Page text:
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Columns

  • Column: Avoid trouble: Update your address with tax officials

    At the end of September each year, Lancaster County mails property tax bills for real estate (homes and commercial buildings) and personal property (boats, business furniture and equipment, manufacturing, etc.).
    While nobody likes getting a tax bill, it’s important that they are sent to the correct address. Having the correct address on file is the taxpayer’s responsibility, and that prevents you from having a late fee due to never receiving the bill.

  • Column: Dismal S.C. ratings on income, education

    S.C. businesses are much more likely to be white-owned than businesses on average in the United States, and less likely to be owned by women.
    At the same time, businesses owned by men and by whites are more valuable than minority and female-owned businesses, and the difference in value in South Carolina is even greater than the average national difference.

  • Column: I fought these 3 lousy ideas in legislature

    Now that the legislative session is over, I wanted to do something a little different and tell you about some legislation before the General Assembly that I did not support this year.
    A friend and fellow lawmaker shared the advice that the job of a legislator is 60 percent constituency work, 30 percent stopping bad legislation from happening and 10 percent passing good legislation. During my first year in the House, I have tried to model my time and effort around those three things.
    Here are three bills that I did not support and why.

  • Column: My plan to restore American Dream

    Phil Noble’s July 30 column asked: Is the American Dream alive or dead?
    Mr. Noble is an expert at identifying problems. His usual solution is more state money.
    His piece offered no solution to the lost American Dream. Democrats have no solutions to problems today that actually work.
    He said there are two South Carolinas, with great divisions of poverty, racism, isolation, hostility, violence and bloodshed between them. This is true for many states and cities in America, not just South Carolina.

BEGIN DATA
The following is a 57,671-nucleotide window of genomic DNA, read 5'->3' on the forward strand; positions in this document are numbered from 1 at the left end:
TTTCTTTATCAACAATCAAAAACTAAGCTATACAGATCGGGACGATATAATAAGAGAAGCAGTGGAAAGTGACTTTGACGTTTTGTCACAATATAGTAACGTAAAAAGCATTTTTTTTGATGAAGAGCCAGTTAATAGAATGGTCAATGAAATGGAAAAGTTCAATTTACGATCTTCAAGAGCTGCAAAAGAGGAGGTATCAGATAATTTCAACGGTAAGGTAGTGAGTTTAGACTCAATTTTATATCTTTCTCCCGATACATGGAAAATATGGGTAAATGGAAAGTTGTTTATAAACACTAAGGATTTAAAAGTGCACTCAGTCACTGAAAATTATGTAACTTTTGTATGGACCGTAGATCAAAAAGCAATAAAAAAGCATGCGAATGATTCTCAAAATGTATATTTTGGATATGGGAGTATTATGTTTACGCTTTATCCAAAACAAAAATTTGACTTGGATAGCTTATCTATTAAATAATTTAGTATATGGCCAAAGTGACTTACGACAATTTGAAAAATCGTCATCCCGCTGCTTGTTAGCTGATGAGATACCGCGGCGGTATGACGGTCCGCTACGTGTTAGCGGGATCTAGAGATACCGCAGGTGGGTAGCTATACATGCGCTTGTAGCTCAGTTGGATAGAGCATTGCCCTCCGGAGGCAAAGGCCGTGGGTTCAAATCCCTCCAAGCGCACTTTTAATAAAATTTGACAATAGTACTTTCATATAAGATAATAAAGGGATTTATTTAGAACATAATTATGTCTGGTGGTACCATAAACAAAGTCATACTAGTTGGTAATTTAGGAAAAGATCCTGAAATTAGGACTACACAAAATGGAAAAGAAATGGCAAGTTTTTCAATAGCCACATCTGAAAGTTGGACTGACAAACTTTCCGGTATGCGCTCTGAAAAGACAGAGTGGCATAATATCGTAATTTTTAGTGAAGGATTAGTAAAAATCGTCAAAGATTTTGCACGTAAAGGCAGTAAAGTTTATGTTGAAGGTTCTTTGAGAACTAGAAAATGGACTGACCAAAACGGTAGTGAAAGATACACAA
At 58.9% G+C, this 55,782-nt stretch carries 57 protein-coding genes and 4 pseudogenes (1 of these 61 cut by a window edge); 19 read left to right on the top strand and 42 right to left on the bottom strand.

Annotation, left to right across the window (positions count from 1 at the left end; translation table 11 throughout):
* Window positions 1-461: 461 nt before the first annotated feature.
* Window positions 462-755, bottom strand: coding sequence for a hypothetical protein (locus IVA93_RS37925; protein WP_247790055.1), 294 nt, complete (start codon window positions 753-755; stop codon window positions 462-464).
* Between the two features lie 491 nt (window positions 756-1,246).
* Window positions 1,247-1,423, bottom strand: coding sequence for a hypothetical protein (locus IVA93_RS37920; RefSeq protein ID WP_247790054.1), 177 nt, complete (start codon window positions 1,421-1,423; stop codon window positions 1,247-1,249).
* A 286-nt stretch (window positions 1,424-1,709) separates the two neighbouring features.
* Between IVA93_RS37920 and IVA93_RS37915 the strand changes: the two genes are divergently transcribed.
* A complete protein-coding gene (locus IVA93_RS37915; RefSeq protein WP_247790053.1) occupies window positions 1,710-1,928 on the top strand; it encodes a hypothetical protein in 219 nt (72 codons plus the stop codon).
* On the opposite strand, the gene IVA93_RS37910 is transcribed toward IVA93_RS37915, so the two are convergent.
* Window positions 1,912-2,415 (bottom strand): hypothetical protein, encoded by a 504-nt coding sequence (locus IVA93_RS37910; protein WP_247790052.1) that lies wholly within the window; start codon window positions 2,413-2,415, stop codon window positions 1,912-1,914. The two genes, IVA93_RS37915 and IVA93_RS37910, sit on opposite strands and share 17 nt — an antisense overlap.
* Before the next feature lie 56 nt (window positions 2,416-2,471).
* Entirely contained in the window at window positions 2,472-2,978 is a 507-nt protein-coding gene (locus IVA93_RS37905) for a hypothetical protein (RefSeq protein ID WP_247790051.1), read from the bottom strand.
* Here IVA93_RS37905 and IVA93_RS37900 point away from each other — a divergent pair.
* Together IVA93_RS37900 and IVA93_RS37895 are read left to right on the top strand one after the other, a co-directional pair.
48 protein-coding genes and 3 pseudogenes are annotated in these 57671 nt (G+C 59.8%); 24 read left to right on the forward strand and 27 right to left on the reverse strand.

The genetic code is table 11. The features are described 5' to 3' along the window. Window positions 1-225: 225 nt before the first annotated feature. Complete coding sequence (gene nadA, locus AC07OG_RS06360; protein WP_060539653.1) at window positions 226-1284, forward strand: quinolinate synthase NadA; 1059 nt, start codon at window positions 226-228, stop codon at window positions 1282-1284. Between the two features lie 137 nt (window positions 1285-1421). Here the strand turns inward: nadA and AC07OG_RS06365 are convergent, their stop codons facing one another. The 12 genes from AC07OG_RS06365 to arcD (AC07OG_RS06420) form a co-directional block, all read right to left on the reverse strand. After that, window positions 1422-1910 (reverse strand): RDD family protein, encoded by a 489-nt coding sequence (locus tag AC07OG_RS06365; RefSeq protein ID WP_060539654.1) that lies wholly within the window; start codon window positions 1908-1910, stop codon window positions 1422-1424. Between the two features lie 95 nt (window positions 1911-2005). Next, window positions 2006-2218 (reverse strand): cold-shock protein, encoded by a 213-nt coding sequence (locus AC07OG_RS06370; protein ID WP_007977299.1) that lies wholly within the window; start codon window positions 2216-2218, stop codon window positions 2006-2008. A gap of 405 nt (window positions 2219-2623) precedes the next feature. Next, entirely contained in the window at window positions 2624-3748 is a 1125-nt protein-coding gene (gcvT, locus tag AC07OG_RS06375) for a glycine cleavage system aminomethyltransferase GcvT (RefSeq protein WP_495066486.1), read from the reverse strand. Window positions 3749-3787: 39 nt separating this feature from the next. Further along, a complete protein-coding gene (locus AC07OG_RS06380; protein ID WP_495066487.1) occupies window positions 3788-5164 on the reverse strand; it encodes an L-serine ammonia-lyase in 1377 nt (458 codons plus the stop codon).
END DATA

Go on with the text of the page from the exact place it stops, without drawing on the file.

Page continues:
• Column: Ratcheting up legal sanctions on gun violence

    I know my community expects harsher sentences in gun cases. Sometimes we expect more than the law allows.

    Clint Eastwood said, “A man has got to know his limitations.” I know the limitations of the current gun laws in South Carolina, and unfortunately they are not in our favor.

  • Column: A big nuke-plant mess to unbuild

    The announcement last week that SCE&G and state-owned utility Santee Cooper were pulling the plug on construction of two nuclear reactors in Jenkinsville has left questions that keep multiplying.

    In the run-up to the decision, one factor driving it was that the partly-completed, multibillion-dollar project would provide more power than electricity consumers in South Carolina were likely to want.

    Canceling the project, though, could lead to a shortfall.

  • Column: Will mammals soon choose to be reptiles?

    Suppose you do not believe in God, or in any god at all.
    Maybe you believe the universe and everything in it, including yourself, resulted from pure chance or maybe a serious accident of nature. Maybe you believe that everything is utterly devoid of meaning. It is all your choice.

  • Column: GOP says Probate backlog alarming

    Three years ago, Lancaster County Republicans, seeking to improve the level of service in county government, fielded a candidate for probate judge.
    Jerry Holt lost in a close race to a two-decade Democratic incumbent. Holt challenged the status quo in the probate court, calling for reforms in the office to improve service, make the office more customer-friendly and prepare for the county’s continued growth.
    According to recent court statistics, these reforms are needed now more than ever.

  • Column: Why tax credits are a bad idea

    Tax credits can be some of the worst policies a government can pass.
    Taxes, as a rule, should be broad-based (everybody pays them) and low-rate (nobody pays much). Tax credits usually violate that principle – after all, tax cuts are different from tax favors. The former lower the overall burden for everyone, and the latter make exemptions for favored businesses, individuals, or sectors at the expense of everyone else.
    And of course, targeted tax credits are often used for economic development – or so the claim goes.

  • Column: My pessimism about Congress keeps growing

    I have been watching the actions in Washington for the past several weeks with great interest and have come to some conclusions.
    First, regardless of how you feel about Donald Trump, he has been the catalyst to prove what we have suspected about our government – that we the people have very little control of the “government by the people.” We are the “sheeple” that are needed to justify career politicians’ existence.